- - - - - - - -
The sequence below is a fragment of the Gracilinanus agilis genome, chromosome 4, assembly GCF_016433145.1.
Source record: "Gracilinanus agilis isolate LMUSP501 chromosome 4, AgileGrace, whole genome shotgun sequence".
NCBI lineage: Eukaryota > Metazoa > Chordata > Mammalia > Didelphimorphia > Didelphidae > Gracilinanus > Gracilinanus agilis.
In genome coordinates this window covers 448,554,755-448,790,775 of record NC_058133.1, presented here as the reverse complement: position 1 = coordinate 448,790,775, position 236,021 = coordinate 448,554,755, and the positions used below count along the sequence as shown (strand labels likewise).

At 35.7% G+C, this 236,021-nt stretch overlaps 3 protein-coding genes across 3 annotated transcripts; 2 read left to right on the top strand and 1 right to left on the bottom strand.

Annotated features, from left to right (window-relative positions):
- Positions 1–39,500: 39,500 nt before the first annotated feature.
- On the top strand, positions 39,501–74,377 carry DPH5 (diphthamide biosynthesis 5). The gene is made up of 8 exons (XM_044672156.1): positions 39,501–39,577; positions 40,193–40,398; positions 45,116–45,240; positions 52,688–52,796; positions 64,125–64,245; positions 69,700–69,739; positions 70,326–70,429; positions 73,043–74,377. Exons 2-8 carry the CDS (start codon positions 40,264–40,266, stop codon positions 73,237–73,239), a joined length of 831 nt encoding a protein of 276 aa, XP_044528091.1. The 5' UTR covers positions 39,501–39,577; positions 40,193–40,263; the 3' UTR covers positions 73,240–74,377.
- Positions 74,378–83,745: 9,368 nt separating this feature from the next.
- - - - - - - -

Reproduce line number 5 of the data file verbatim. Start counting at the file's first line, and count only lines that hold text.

At 35.7% G+C, this 236,021-nt stretch overlaps 3 protein-coding genes across 3 annotated transcripts; 2 read left to right on the top strand and 1 right to left on the bottom strand.